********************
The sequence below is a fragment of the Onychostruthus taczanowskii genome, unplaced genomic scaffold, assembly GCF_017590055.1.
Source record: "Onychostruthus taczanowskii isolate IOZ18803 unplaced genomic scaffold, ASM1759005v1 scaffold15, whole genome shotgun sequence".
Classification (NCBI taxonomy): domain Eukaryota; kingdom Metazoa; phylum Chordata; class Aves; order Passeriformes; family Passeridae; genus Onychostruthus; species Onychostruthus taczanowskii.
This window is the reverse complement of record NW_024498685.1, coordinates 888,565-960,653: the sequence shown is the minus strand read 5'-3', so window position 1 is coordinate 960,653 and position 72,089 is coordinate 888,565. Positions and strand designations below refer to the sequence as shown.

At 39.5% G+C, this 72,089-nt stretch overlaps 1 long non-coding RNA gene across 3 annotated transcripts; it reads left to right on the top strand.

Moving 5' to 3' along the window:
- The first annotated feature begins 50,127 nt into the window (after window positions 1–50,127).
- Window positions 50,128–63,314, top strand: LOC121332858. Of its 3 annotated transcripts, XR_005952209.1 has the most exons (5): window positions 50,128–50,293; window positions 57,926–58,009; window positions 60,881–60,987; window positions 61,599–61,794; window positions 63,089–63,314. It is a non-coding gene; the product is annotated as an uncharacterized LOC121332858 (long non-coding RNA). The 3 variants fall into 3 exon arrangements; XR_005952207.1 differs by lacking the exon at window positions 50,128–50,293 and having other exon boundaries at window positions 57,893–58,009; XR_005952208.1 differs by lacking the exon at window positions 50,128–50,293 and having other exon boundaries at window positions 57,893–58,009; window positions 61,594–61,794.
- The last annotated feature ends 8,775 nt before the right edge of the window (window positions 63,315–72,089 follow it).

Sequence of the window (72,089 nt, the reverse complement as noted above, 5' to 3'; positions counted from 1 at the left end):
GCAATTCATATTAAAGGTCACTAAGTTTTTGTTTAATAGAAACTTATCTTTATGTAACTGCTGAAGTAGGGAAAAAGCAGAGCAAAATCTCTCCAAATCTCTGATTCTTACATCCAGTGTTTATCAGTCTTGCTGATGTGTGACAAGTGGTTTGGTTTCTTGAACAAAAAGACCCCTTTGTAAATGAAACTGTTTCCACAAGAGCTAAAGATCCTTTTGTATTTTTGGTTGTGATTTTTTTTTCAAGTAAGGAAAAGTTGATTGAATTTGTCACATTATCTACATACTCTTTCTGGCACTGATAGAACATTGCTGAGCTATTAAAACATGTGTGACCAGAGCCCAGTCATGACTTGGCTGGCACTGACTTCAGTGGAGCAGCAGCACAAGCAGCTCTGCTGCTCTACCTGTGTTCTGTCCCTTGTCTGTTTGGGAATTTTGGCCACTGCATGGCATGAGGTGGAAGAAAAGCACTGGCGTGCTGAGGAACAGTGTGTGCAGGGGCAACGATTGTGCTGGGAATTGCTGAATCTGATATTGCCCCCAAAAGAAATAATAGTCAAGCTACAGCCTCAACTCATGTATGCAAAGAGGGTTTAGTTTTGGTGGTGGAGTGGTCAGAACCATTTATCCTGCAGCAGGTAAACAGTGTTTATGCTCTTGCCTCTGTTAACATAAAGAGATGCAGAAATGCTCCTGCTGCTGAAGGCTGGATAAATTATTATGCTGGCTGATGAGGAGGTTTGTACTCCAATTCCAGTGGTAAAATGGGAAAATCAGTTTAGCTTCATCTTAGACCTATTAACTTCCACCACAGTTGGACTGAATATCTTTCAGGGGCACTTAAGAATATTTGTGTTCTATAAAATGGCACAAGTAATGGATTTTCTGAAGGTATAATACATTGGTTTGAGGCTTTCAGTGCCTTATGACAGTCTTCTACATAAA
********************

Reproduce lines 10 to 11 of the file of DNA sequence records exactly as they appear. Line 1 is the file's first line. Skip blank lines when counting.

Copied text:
Sequence of the window (72,089 nt, the reverse complement as noted above, 5' to 3'; positions counted from 1 at the left end):
GCAATTCATATTAAAGGTCACTAAGTTTTTGTTTAATAGAAACTTATCTTTATGTAACTGCTGAAGTAGGGAAAAAGCAGAGCAAAATCTCTCCAAATCTCTGATTCTTACATCCAGTGTTTATCAGTCTTGCTGATGTGTGACAAGTGGTTTGGTTTCTTGAACAAAAAGACCCCTTTGTAAATGAAACTGTTTCCACAAGAGCTAAAGATCCTTTTGTATTTTTGGTTGTGATTTTTTTTTCAAGTAAGGAAAAGTTGATTGAATTTGTCACATTATCTACATACTCTTTCTGGCACTGATAGAACATTGCTGAGCTATTAAAACATGTGTGACCAGAGCCCAGTCATGACTTGGCTGGCACTGACTTCAGTGGAGCAGCAGCACAAGCAGCTCTGCTGCTCTACCTGTGTTCTGTCCCTTGTCTGTTTGGGAATTTTGGCCACTGCATGGCATGAGGTGGAAGAAAAGCACTGGCGTGCTGAGGAACAGTGTGTGCAGGGGCAACGATTGTGCTGGGAATTGCTGAATCTGATATTGCCCCCAAAAGAAATAATAGTCAAGCTACAGCCTCAACTCATGTATGCAAAGAGGGTTTAGTTTTGGTGGTGGAGTGGTCAGAACCATTTATCCTGCAGCAGGTAAACAGTGTTTATGCTCTTGCCTCTGTTAACATAAAGAGATGCAGAAATGCTCCTGCTGCTGAAGGCTGGATAAATTATTATGCTGGCTGATGAGGAGGTTTGTACTCCAATTCCAGTGGTAAAATGGGAAAATCAGTTTAGCTTCATCTTAGACCTATTAACTTCCACCACAGTTGGACTGAATATCTTTCAGGGGCACTTAAGAATATTTGTGTTCTATAAAATGGCACAAGTAATGGATTTTCTGAAGGTATAATACATTGGTTTGAGGCTTTCAGTGCCTTATGACAGTCTTCTACATAAA